#9 in my ranking of the X-Men franchise.
They made a mistake regarding Deadpool as a real character. In the first film, we had a barebones story told out of order in order to help provide the skeletal structure on which to hang the character’s attitude and fourth wall-breaking antics. In the sequel, they try to give him an emotional arc, which goes against the how the character works as entertainment, and then throw in two other stories at it without ever making anything all that satisfying.
The movie begins with Deadpool failing to save his girlfriend, Vanessa, from being killed in a house invasion by the men of a bad guy that Deadpool failed to kill on a contract. This bad guy is never mentioned again, by the way. Deadpool is despondent at his loss and tries to kill himself by blowing himself up, unsuccessfully, of course. Reassembled by the X-Men (well, just Colossus and Negasonic Teenage Warhead), they bring him on as a trainee. His first mission takes him (along with the other two) to a children’s home for mutants where a young Kiwi mutant, Russell, is blowing up the space in front of the school with his fire powers on his hands. The school administrators are abusing the mutants, Deadpool kills one, and then the two get carted off by police to the Ice Box, a prison for mutants. In this prison they wear collars that prevent mutant powers, including Deadpool’s immortality which brings back his cancer.
And this is one of two major points in the movie where the filmmakers are trying to elicit emotional attachment to a deeply ironic and sarcastic character that does so much fourth wall breaking that he’s barely actually part of the movie on any emotional level. So, seeing him bemoan his station of dying but also wanting to die to join Vanessa, interspersed with jokes, undercuts any attempt at actual emotional connection and, eventually, catharsis.
This is also where the next major plot develops. Cable, a mutant from the future, travels back in time to kill Russell in the prison. He busts in, causes havoc, and, in the process, breaks Deadpool’s collar so he gets his powers back. The two fight, end up on the snowy slopes under the prison, separate, and then Deadpool pretty much instantly gets back to the city while Cable goes as well. Why Cable doesn’t go back to the prison is unclear. And then Deadpool decides that he needs a team, the X-Force. This is probably where the movie works best, offering up the same kind of irreverent humor and knowingness with the right light tone to keep things moving.
Most of the team don’t matter because they die in funny ways moments later, helping to highlight the film’s humor, it’s main strength. The most important are Domino, who’s supremely lucky, and Peter (who dies), but Peter has no powers and is just amusing to watch as the pudgy regular guy jumps out of an airplane with the rest of the super powered freaks. Their objective is to get to Russell during the transportation of all mutant prisoners to a new prison before Cable does. Another fight breaks out where they accidentally release the Juggernaut, the giant mutant of incredible strength. This is overall an amusing sequence with humor abounding and a lot of well done action.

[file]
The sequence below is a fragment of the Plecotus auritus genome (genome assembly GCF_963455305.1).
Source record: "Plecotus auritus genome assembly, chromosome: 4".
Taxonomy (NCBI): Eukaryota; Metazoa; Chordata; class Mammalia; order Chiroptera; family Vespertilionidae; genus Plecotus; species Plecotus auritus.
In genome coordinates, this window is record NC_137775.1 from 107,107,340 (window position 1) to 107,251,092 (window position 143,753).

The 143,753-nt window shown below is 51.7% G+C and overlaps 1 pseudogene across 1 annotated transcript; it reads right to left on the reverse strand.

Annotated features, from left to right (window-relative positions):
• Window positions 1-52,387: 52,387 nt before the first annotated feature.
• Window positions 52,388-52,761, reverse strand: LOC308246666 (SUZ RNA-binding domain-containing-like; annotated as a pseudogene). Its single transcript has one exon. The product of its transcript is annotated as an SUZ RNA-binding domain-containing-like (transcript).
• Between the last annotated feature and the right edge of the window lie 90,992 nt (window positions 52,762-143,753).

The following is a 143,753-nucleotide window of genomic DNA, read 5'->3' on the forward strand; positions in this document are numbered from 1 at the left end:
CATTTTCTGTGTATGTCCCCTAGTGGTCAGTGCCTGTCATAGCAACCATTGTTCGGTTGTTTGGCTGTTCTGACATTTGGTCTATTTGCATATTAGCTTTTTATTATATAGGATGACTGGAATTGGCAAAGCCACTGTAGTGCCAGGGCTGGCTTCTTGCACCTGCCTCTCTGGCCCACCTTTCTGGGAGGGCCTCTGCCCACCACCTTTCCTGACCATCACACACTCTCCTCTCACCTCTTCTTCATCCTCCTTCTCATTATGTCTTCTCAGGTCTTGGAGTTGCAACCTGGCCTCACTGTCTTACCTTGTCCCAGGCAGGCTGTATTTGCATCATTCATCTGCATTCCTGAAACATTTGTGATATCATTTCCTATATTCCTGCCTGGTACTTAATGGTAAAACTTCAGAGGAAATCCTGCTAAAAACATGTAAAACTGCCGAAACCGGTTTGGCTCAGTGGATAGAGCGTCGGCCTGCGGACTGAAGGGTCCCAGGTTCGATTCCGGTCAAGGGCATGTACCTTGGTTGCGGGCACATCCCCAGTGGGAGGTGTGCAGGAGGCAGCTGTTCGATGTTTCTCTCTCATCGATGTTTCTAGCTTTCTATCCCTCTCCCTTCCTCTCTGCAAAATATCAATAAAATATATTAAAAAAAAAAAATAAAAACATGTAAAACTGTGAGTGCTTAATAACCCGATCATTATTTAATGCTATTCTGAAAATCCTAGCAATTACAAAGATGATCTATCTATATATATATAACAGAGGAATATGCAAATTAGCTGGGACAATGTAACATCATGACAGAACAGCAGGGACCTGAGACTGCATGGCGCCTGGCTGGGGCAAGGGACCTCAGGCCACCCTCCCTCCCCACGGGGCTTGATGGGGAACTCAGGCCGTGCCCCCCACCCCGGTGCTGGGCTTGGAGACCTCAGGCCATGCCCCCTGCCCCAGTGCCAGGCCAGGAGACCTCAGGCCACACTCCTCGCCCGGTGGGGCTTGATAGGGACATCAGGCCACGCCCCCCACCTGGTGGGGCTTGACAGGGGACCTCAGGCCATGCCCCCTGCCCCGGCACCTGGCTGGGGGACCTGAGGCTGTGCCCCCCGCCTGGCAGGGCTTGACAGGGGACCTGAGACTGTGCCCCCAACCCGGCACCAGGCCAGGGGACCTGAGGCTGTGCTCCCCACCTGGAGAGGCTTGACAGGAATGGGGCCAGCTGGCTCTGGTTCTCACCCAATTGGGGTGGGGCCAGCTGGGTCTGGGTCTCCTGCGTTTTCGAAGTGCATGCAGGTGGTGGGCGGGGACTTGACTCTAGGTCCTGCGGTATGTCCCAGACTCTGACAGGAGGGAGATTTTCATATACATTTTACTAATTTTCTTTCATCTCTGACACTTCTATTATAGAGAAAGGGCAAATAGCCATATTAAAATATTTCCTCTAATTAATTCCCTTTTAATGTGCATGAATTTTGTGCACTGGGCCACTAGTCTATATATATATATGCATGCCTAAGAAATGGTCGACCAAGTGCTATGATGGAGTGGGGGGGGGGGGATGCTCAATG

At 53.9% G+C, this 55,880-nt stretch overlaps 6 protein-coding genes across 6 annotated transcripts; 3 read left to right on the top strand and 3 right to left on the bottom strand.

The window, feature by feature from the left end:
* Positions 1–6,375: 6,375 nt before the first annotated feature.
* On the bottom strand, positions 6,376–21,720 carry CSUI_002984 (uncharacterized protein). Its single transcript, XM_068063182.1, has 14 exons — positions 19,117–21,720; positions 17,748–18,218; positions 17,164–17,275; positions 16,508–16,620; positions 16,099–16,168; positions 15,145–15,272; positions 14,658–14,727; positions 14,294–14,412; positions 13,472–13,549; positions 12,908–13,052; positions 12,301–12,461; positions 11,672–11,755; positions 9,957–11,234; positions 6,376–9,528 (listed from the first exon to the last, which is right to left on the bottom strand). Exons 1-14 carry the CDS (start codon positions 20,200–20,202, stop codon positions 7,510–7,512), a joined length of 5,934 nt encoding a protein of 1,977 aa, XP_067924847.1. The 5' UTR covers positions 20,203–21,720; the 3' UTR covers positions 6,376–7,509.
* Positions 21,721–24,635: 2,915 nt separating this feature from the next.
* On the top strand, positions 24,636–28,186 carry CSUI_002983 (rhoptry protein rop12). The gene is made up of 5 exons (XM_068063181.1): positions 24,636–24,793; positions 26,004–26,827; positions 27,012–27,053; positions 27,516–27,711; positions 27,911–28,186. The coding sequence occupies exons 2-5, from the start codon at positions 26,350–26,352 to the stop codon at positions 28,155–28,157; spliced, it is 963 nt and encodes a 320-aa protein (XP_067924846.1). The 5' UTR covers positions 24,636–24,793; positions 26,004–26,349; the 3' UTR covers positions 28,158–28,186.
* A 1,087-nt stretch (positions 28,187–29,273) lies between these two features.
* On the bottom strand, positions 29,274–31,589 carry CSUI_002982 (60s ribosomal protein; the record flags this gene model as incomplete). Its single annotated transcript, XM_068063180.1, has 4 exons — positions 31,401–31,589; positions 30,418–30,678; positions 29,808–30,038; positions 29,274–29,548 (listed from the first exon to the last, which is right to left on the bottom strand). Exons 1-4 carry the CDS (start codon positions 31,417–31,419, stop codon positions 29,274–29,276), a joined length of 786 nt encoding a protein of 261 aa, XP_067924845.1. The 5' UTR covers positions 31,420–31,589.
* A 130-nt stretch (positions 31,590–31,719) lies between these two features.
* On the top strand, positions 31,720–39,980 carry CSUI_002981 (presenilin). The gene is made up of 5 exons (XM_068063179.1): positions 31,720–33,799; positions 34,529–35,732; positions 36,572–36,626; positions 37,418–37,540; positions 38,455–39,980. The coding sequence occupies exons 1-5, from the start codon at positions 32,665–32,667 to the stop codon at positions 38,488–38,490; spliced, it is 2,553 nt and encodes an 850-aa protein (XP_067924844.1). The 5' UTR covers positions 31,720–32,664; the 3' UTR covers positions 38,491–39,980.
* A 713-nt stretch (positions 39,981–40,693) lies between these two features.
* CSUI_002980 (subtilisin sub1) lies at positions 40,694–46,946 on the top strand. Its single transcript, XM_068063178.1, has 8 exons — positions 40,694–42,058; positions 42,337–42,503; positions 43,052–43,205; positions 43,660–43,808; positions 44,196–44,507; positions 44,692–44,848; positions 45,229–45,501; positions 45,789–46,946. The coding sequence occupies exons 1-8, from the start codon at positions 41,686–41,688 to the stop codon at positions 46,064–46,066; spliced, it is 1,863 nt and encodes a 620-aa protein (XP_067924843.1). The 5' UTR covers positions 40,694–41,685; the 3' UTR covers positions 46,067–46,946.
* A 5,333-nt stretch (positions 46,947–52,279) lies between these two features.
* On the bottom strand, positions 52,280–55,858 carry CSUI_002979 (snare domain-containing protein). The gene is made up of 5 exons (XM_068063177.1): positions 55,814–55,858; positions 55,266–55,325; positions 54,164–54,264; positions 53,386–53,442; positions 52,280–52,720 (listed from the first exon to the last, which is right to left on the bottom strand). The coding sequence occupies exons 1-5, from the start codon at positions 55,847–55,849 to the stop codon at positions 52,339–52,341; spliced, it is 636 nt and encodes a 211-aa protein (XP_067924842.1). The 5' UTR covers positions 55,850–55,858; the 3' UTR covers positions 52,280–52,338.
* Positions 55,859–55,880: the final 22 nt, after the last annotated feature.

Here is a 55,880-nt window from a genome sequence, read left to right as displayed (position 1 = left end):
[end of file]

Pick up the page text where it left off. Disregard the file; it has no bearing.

The finale of the film fails rather spectacularly though. This is the last big emotional “payoff”, and the lack of buildup to the actual antagonist ends up working against the film. For most of the film the main antagonist was Cable, but he turns good-ish and we’re suddenly faced with the real bad guy, the administrator of the mutant school that Russell wanted to kill in the beginning. None of this stuff is developed in the least, and it doesn’t help that the school disappears for most of the film’s runtime. It’s made even more laughable when Domino says, right before the attack is to begin, that she went to that school. Nothing ever comes of it, of course, because this script is completely uninterested in actually building towards any kind of emotional catharsis despite filling the movie with moments that need it in order to work.
Deadpool sacrificing himself and the movie lingering far too long on his death in order to save Russell from becoming the monster that Cable expects him to be lands flat. It’s the awful combination of emotional intent and Deadpool’s disconnected personality and humor. They really approached him wrong, and most of the movie wrong in this regard.
In the end, the movie is really carried by its humor and middle section dealing with the X-Force. It’s not enough to raise the film to the first movie’s entertaining heights, but it’s enough to keep it from being a complete drag of a film. Of course, the sequences in the credits undercut the emotional efforts completely by having Deadpool save Vanessa, invalidating everything, but at least Peter ends up living. He was a good guy.
This is a sequel largely gone wrong but keeping enough of what made the first one work to keep the second one afloat. Deadpool is not an emotionally engaging character, and any film with him at the center probably needs to remain ironic through and through in order to work best. The first one had the barest of emotionality to string the movie along, but the appeal of it was always the humor of Deadpool not Wade Wilson’s desire to be with Vanessa. This sequel leans far too heavily in the wrong direction while also telling a fractured story that doesn’t really hold together. Thank Ryan Reynolds for this movie working at all, because he’s pretty much the epicenter of this film’s strengths.
Originally published here.